Comparative Properties of Models of the UK Economy

By Fisher, P. G.; Turner, D. S. et al. | National Institute Economic Review, August 1990 | Go to article overview

Comparative Properties of Models of the UK Economy

Fisher, P. G., Turner, D. S., Wallis, K. F., Whitley, J. D., National Institute Economic Review

1. introduction

The nature of the association between inflation and the level of unemployment has been a persistent issue of controversy over the last three decades. initially, attention focussed on the statistical relationship between nominal wage inflation and unemployment-the Phillips curve-which could be seen equally as a relationship between price inflation and unemployment, if prices are a constant mark-up on wages. This was quickly adopted as a menu for policy choice, describing the trade-off between increases in unemployment and reductions in inflation. By the 1970s, however, the question was whether a long-run trade-off existed at all, the OECD economies having experienced rising unemployment and, simultaneously, rising inflation. The subsequent re-examination of labour market behaviour introduced the concept of an equilibrium rate (the natural rate) of unemployment which, in the monetarist view, was not amenable to demand management policies. More recent developments reflect a growing concern with the supply side of the economy, including the question of what determines the non accelerating inflation rate of unemployment (NAIRU).

The emerging framework uses bargaining models for the determination of wages: unionised employees set pay demands and employers respond according to their ability to meet these demands, depending in turn on their pricing decisions. In an influential analysis, Layard and Nickell (1985) develop a three equation model, determining wages, prices and employment, and emphasise the role of 'push' variables, which can affect firms' price mark-up on wage costs or wage bargainers' mark-up on prices, that is, the real wage. The push variables include taxes and benefits, import prices, and productivity. For given values of such variables there is a unique level of unemployment, the NAIRU, which leads bargainers to settle for a real wage which is consistent with that which firms are willing to accept in their pricing behaviour. Large-scale macroeconometric models differ substantially in size from the Layard-Nickell model, nevertheless this provides a useful starting point in studying their properties, given that they increasingly incorporate aggregate supply considerations. Extensions to the Layard-Nickell framework are necessary, however, most notably to take account of the endogeneity of the real exchange rate, which is an important adjustment mechanism in an open economy with floating exchange rates. Additional push factors, such as a deterioration in the current balance, can then act to produce higher relative prices of imports, in turn increasing the NAIRU. Recent NIESR research (Joyce and Wren-Lewis, 1989; Wren-Lewis, 1989) shows how the change in the NAIRU following any policy change on the NIESR model can be derived as a simple function of the long-run solutions to the model's wage and price equations, together with the response of the real exchange rate.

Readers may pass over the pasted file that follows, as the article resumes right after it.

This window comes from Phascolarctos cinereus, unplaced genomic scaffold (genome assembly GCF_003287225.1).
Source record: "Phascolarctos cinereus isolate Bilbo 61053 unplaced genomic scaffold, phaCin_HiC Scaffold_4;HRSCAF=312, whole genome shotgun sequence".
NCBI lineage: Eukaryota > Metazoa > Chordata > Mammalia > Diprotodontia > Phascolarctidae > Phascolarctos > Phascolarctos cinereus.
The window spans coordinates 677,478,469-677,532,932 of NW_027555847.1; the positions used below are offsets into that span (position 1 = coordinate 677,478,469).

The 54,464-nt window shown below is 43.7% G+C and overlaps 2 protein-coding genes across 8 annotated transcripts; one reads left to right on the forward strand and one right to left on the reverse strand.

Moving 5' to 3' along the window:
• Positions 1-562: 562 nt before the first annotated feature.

This paper describes six major macroeconometric models of the UK economy, using their wage-price-exchange-rate interaction as a core supply-side framework in which to interpret their properties, as revealed in standard simulation experiments. The wage, price, and exchange-rate equations provide considerable insight into the simulation results, and these are accordingly analysed next, in Section 2. Some general features of the simulations are noted in the course of this discussion, with detailed analysis presented in Section 3. The numerical results of the policy simulations for the major macroeconomic indicators-ready reckoners-are presented in Appendix tables A1-A5, and Section 4 contains concluding comments. The models considered are those of the London Business School (LBS), National institute of Economic and Social Research (NIESR), Her Majesty's Treasury (HMT), Bank of England (BE), Oxford Economic Forecasting (OEF) and the Liverpool University Research Group in Macroeconomics (LPL), as deposited with the Bureau in late 1989; the HMT model was also publicly released at this time. …

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